Kyle Meets… Mr. BearScots 2019, Andrew Baillie, talks inclusivity and accessibility

Even with many of the controversies and valid critiques in the past few years, bear communities throughout the world remain some of the most open and accepting spaces within the LGBTQ+ community. However, there are many in the community who are working hard to make these spaces more accessible to people with disabilities.

Recently, I had a chance to speak with the newly-sashed Mr. BearScots 2019, Andrew Baillie, about his plans to help make these spaces more accessible. 

KJ: Hello! How are you?

AB: I’m doing great! How are you?

KJ: I’m well, thank you. Can you start by telling us a little about your background?

AB: Well, my name is Andrew. I have been Hearing impaired since I was born, and for the last few years I have been using a cochlear implant to help me hear and speak. Mostly, I use BSL (British Sign Language) to communicate, but I can sign in three different sign languages – American Sign Language (ASL) and International Sign (IS) too. 

I was raised in a Deaf family but I have some Hearing siblings. I really enjoy getting involved in both the Deaf and Hearing world socially at events.

I came out of the closet about 5 years ago, at age 25, after having a secret relationship with another man for ten years! Back then, there was a lot to learn about this new thing through the gay scene.

I am an artist, and a professional model-maker/sculptor. I adore graphic design and illustration, and I love getting involved with creative work. Alongside my main job, I run a small business called CUB de CROCHÉT, where I create hand crocheted jockstraps and harnesses.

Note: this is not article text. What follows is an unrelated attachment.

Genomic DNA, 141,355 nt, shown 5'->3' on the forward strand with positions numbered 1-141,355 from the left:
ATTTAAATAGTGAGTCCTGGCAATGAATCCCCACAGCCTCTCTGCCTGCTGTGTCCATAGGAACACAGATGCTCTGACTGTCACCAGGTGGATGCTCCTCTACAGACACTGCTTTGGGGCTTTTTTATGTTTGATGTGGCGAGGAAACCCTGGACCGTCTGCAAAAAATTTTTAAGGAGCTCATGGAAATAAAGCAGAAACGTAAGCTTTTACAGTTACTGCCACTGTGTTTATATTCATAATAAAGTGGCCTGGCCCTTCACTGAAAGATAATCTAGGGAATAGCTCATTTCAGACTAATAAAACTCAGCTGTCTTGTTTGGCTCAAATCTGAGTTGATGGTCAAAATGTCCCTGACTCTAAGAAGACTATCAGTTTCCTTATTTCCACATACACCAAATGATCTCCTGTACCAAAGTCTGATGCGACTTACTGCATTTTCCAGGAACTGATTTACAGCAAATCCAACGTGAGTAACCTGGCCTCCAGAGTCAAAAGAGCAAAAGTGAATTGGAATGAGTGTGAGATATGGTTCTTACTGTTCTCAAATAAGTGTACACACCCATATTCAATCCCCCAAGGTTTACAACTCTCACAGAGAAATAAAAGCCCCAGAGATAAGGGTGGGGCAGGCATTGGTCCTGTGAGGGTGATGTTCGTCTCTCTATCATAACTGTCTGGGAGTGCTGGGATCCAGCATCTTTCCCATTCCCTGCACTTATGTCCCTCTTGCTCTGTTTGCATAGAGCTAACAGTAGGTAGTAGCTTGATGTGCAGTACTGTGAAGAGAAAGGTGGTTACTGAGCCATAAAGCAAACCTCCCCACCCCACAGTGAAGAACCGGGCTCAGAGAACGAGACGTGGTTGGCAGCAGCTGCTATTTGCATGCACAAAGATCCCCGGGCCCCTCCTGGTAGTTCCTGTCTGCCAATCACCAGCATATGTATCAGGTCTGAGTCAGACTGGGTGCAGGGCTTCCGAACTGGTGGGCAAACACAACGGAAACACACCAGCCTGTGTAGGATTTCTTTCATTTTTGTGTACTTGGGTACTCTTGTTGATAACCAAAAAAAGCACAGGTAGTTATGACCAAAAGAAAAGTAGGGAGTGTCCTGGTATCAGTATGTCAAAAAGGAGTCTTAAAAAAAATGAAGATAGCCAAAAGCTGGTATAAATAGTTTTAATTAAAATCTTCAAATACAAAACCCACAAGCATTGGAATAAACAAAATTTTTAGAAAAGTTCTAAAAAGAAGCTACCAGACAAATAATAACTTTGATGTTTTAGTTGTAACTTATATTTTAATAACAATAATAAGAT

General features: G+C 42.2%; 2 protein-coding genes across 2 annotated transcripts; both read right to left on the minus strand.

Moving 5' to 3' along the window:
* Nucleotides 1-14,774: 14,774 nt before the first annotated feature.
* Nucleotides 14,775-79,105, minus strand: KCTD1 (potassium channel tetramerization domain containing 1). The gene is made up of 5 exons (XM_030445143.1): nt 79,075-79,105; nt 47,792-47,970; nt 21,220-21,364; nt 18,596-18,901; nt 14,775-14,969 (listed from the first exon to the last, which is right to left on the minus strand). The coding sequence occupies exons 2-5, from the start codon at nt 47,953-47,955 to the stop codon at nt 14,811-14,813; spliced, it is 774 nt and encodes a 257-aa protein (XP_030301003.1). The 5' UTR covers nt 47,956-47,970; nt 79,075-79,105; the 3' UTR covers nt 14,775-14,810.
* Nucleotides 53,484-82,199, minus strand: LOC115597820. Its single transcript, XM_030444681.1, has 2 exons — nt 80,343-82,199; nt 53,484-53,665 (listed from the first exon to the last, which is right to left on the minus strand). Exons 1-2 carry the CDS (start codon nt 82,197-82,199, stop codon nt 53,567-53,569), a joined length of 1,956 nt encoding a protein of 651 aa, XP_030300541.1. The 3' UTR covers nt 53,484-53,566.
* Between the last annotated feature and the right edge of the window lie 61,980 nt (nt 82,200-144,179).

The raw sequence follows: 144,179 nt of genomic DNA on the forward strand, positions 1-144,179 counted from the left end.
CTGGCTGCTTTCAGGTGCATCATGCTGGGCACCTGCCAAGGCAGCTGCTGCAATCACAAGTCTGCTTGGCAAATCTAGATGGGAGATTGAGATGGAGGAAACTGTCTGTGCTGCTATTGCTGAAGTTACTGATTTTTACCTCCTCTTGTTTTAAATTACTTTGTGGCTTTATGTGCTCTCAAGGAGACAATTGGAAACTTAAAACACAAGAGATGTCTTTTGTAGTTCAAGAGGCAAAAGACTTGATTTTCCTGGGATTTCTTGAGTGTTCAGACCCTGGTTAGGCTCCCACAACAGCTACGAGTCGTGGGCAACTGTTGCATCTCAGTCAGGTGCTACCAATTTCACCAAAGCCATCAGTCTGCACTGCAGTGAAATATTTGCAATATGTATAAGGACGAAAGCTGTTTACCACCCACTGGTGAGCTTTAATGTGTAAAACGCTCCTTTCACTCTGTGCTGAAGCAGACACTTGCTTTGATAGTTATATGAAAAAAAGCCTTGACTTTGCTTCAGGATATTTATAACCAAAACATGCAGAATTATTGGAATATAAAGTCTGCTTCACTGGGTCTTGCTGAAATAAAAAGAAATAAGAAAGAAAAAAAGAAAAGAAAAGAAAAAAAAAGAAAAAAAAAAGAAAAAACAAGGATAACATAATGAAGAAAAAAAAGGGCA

KJ: Nice! I’ve seen some of your crochet work online. You make some very nice stuff! So, when did you begin identifying as a Bear? Can you tell us a little bit about your journey as a Bear? 

AB: Identifying as a bear really started, I think, alongside the growth of my business. It was while setting up CUB de CROCHET that I started to call myself a Cub. Before starting the business I wasn’t really aware how huge and diverse the Bear scene is. That being said, I have been attracted to large, hairy men with beards for a long time! 

I remember Manchester Pride was my first time attending a pride event. While there, my friends dragged me down to The Eagle bar. In the Eagle, I saw many hairy and bearded men, so I had to ask what that was all about, and my friends told me all about Bears. From there, I started to realise there was a whole thriving bear scene, and I started to call myself as a Cub. However, I have now won two Mr. Bear titles, so I guess it turns out I have become a Bear! 

KJ: What made you enter the competition? 

AB: I have been wanting to get involved in the Mr. Bear competitions for a while, and last May I was delighted, and a little surprised, to win the local title of Mr. Bear Pride at Club XXL. From that contest, my confidence was built up so I decided to enter Mr. BearScots. 

I entered because I want to have an impact in our community, and to show that barriers can be overcome for disabled people who want to get involved in our competitions. I want to prove that our events are inclusive. As a BSL user, I also want to encourage more language access for the Deaf community, and I felt that I was maybe the right person to try and do this.  

KJ: What was your favorite part about taking part in the competition? 

AB: That I was allowed to express myself as whatever I like! When I was on the stage, I really enjoyed doing a saucy performance in front of hundreds of bears. Hearing the loud roars from the people there was astonishing and great! It also inspired me to see all the bears and cubs who waved their hands instead of clapping, as this way of showing appreciation instead of traditional applause is a big part of Deaf culture.

KJ: What has been your experience so far in the bear community? What is your platform?

AB: A bear event can be full of surprises and magical moments. I think this magic happens as every bear or cub brings their unique body and sizes, and as we accept each other without judgement. I love seeing more guys start to grow in confidence with their bodies, whatever shape they are. That has been my experience.